A Tribute to Michael Hanson (1936-2015)
By Venetia Wheway, his daughter
The property writer and author, Michael Peter James Hanson, who has died aged 78, on 8 April, 2015 in Kingston upon Thames, Surrey, had an illustrious career in journalism. His most notable role was as Country Life magazine’s property correspondent for 27 years, and he won the Property Journalist of the year award five times between 1976 and 1995.
He started his career as press officer at the Royal Institution of Chartered Surveyors (RICS) and went on to become editor-in-chief for the RICS journals and founder editor of Chartered Surveyor Weekly, now known as Property Week. At his most prolific, Michael was writing 400 articles a year as either architectural correspondent or property correspondent for such respected publications as The Sunday Telegraph, Estates Gazette, The Guardian, Investors Review, The Evening Standard, What House? and Homes Overseas.
His editorial roles were equally impressive: he was editor of Property Letter, London Property File, Show House, Planahome and the Best of British Homes, and became group property editor of Condé Nast’s magazines, which include House & Garden and Vogue. He was also president of International Building Press from 1985 to 1987.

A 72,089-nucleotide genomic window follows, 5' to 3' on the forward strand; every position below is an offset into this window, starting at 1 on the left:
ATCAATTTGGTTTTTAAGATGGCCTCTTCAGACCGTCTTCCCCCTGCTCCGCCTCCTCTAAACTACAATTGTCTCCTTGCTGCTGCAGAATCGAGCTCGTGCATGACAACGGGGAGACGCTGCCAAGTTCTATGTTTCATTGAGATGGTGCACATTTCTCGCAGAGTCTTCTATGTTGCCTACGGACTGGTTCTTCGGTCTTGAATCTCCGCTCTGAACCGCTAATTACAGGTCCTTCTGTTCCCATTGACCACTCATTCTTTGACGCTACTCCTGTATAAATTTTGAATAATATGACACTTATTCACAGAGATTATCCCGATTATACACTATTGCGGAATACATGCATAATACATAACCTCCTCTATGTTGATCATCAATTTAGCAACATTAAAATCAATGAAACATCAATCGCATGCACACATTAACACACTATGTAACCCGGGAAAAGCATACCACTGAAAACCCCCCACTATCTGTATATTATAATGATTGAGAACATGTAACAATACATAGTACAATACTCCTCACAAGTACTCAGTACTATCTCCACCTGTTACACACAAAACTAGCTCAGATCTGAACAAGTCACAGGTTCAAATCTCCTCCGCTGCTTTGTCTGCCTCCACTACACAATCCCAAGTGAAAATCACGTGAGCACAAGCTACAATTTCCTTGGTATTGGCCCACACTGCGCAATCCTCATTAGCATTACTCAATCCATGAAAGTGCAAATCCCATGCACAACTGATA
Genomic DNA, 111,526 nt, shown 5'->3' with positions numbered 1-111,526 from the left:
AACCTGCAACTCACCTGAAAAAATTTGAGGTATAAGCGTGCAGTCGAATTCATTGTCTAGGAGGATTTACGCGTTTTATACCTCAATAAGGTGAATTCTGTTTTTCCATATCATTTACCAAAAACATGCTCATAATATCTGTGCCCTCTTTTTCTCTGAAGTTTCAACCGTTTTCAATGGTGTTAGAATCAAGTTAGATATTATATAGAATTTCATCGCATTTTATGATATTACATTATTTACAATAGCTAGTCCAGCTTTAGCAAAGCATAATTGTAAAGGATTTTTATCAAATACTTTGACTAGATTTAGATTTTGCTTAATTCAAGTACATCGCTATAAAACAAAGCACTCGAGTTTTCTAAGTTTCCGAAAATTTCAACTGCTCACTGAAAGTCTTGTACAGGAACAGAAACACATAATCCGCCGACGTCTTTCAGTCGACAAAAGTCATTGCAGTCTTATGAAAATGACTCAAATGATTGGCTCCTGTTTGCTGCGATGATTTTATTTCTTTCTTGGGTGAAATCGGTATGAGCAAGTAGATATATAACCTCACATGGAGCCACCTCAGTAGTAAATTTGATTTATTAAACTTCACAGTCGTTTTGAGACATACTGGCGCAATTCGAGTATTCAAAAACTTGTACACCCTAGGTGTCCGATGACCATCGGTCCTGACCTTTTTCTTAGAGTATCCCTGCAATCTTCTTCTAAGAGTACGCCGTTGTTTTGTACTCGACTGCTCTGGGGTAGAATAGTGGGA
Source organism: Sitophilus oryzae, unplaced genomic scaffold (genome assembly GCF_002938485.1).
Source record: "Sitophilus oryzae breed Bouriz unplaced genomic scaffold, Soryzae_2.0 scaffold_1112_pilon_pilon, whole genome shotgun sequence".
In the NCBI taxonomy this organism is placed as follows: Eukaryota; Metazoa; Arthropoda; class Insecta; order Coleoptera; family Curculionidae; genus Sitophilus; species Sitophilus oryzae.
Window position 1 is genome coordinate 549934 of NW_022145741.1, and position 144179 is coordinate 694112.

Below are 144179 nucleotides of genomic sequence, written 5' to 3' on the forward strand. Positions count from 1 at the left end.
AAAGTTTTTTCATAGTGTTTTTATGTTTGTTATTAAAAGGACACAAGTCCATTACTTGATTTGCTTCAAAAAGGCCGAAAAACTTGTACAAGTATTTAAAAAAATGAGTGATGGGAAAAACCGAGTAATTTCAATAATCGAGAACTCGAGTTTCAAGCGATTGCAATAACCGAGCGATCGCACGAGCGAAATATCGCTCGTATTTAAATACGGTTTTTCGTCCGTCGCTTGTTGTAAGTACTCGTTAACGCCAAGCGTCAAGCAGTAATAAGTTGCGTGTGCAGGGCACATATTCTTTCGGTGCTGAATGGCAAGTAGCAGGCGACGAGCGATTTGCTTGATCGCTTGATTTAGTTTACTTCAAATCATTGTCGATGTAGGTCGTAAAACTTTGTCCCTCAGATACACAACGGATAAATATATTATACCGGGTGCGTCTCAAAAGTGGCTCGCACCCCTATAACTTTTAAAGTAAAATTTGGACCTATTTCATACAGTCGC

Architecture was Michael’s love and, while working as press and public relations officer at the royal Institute of British Architects, he wrote the acclaimed books, 2000 Years of London (of 1967) and Famous Architects of the City of London (1971).
Michael’s primary architectural passion was the work of Edwin Lutyens, and he was a committee member of the Lutyens Trust until his death. He was a contributor to its Newsletter, writing its “Lutyens on the Market” column for many years. Unfortunately, his untimely demise meant he never completed his work on Lutyens that he had always wanted to leave as his legacy.
Michael was born in Eastbourne on 26 November, 1936 and went to St Marylebone Grammar School, London. He then studied estate Management at the University of London, graduating with a BSc. He later became a research assistant at the Building research establishment in London, where he met his future wife, Janet Bloomfield, another assistant. Cheekily, he asked her to marry him on April Fool’s Day, 1960 by taking her to a production of Make Me An Offer, and made her an offer she didn’t refuse.
Michael had a great love of music, and ran a jazz appreciation club at Pimlico Youth Centre where he did a week-by-week documentation of the world of jazz. We still have his numbered records but not the notes that he wrote about them.
Michael is survived by Janet, his two daughters, Kate and me, and six grandchildren, Melissa, Vanessa, Ellie, Billy, Connor and Poppy.